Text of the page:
That was the way it was sold. When I heard that Baker was asking for the reunification of Germany—and I’ll say this trite expression, “some of my best friends are Germans”—I shuddered in fear! I didn’t want the reunification of Germany! Nobody wanted it! That’s why NATO was set up: To keep the U.S. in Europe, the Russians out of Europe, and to keep Germany divided! All right? So, if I didn’t want the reunification of Germany, and I come from a country that lost 400,000 troops killed in World War II, how much more can you think that Gorbachev and Shevardnadze would have shuddered in disbelief, that anyone would ask them for that? And the return was what? It was a promise. It should have been written down. It was not. But there were good reasons why it wasn’t written down: the main reason, and this has to do with what’s really necessary now, and what’s missing, and that is—very simple word—trust.
Zepp-LaRouche: Just one more comment, since we were really in the middle of this development. We were the only ones who had a plan what to do. Lyn, my late husband, had proposed, had analyzed in 1984, that if the Soviet Union would stick with their Ogarkov military plans, they would collapse in five years. And, in 1988, we had a press conference at the Bristol Kempinski Hotel in Berlin, where he reiterated that and said, Germany will soon be unified, with Berlin as the capital. Again, nobody believed that, but he designed this plan, that a unified Germany should develop Poland with Western technology as a model, how to transform the Comecon countries, which had severe economic problems at that time.
Consequently, we had a plan ready when the Berlin Wall came down, for which I wrote the first leaflet published on November 15th, 1989, with that idea, that the unified Germany should develop Poland, and then the other Comecon countries.
The German government published the papers of this period in 1997, that is, much earlier than they would have normally been released. And they admitted that they did not have a plan what to do in the case of a German unification, despite the fact that that was number-one policy issue of the postwar Federal Republic of Germany. But, when it came to this point, Herrhausen was assassinated on November 30th—that was a message to Kohl, to not make any unilateral steps. I’m convinced that the assassination of Herrhausen was not done by the Baader-Meinhof group, because that third generation never was proven to even exist.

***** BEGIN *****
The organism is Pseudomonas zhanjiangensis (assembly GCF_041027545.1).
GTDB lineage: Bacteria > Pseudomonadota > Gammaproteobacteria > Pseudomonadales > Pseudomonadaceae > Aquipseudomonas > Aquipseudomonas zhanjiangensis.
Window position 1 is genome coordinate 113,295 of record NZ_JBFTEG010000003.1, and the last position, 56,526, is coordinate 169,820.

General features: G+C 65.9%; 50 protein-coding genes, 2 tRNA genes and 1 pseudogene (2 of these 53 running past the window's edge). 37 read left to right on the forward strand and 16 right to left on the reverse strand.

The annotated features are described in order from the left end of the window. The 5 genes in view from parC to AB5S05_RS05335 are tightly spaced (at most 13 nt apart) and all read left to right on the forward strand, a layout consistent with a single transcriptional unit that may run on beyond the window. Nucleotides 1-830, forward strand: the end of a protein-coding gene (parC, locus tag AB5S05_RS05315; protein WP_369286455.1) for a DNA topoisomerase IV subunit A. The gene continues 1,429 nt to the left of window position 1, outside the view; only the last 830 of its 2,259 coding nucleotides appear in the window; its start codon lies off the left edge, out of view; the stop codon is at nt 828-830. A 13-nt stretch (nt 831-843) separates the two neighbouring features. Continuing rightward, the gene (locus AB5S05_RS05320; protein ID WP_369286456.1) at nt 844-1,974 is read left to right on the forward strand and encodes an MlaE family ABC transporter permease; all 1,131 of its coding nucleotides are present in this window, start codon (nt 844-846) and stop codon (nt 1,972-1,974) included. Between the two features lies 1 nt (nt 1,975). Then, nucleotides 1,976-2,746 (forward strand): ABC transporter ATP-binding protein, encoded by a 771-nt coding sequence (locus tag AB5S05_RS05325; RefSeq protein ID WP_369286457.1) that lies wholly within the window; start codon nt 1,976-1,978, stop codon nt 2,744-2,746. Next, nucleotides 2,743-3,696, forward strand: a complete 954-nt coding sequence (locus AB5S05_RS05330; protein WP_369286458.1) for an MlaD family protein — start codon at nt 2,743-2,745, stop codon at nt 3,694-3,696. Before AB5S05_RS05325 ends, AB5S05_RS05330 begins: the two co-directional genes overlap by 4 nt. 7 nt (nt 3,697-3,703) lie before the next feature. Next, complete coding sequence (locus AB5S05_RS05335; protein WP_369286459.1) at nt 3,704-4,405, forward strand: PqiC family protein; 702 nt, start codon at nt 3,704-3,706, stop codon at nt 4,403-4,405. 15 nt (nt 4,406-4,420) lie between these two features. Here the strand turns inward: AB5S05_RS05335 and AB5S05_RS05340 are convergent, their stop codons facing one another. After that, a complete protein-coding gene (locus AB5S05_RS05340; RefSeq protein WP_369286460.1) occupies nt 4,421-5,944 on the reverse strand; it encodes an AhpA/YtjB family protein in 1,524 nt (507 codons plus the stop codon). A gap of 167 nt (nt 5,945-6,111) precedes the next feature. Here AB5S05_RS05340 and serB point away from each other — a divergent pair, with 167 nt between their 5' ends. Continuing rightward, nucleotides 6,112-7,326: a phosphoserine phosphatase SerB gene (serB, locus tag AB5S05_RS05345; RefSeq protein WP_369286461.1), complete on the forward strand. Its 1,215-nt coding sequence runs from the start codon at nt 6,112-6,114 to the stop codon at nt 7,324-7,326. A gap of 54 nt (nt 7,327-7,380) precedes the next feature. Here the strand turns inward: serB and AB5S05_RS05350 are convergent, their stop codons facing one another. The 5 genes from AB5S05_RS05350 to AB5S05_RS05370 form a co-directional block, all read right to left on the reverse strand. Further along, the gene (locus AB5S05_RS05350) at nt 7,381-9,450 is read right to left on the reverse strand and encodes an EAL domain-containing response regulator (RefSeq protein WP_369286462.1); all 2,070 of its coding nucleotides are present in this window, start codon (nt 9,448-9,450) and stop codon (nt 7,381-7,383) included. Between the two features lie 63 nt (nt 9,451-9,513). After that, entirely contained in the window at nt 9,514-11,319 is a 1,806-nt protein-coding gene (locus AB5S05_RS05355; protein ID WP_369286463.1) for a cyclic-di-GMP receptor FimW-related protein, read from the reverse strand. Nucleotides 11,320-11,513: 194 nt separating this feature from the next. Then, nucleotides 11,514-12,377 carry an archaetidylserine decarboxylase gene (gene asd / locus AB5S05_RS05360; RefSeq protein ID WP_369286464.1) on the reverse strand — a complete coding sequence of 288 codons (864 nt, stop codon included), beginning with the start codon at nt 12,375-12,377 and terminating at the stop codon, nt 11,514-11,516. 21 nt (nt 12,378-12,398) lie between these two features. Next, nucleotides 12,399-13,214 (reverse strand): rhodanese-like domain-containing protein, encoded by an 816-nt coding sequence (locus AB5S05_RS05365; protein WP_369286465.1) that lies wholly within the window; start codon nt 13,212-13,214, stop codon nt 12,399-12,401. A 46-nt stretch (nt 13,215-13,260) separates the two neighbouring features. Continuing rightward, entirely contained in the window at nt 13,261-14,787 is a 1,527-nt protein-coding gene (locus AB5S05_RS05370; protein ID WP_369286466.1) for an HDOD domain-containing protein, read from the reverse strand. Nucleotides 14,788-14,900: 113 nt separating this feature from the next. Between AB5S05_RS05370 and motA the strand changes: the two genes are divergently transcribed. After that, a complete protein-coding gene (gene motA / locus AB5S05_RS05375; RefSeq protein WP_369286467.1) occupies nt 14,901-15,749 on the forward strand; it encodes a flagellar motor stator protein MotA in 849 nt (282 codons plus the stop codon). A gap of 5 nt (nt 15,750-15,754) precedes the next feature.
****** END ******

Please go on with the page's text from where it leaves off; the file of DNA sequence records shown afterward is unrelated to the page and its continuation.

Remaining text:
This was a message to Germany not to take more steps, like the ten-point program Kohl had issued just two days earlier. And when the first EU summit occurred in Strasbourg, I think it was on December 8, Kohl afterwards said this was the blackest hour of his life, because everybody came down on him like a ton of bricks, accusing him of everything, basically for the same reason Ray McGovern just mentioned, that people absolutely did not want to have a German unification.
And the reason why our plan, the Productive Triangle, and later the Eurasian Land-Bridge, was not implemented, is for geopolitical reasons: There was absolutely no intention to have any possibility of Germany eventually working together with Russia, because the plan was that the former Soviet Union was supposed to be turned into a third world, raw material producing and exporting country. Jeffrey Sachs went there with the shock therapy instead of our program, and the industrial potential of Russia was reduced, between ’91 and ’94 to only 30%.
So, it was all geopolitics. And I can only say, this is another incredible moment where betrayal occurred, and the destruction of trust—and there, I agree with Ray—is enormous. Just put yourself in the shoes of the Russians. They agreed, after all, without the use of tanks, without military interventions to the unification of Germany, and look what they got from the West. So the destruction of trust is enormous, and needs to be reconstructed, and made good for.
The Role of the BRICS in Global Development
Schlanger: A question from Argentina: “Regarding the Russia-India-China relationship, how do you see the role of the BRICS for global development, and especially Ibero-America’s inclusion in these plans? I see this as a good opportunity to strengthen this group, and also build up the countries in South and Central America.”
Aneja: I completely agree with that view, that BRICS is really the future, the coming together of the emerging economies, and I would say China is an emerged economy.
Already they have made significant progress. The BRICS already has a multilateral bank, called the New Development Bank, and lending has started, first among the five members, but also beyond that. And there’s also a sister bank, the AIIB, or the Asian Infrastructure Investment Bank. So that financial architecture has already been created for the BRICS.
I believe the time has now come to move into other domains, and of that, I think healthcare should take a priority, especially after the COVID-19 pandemic.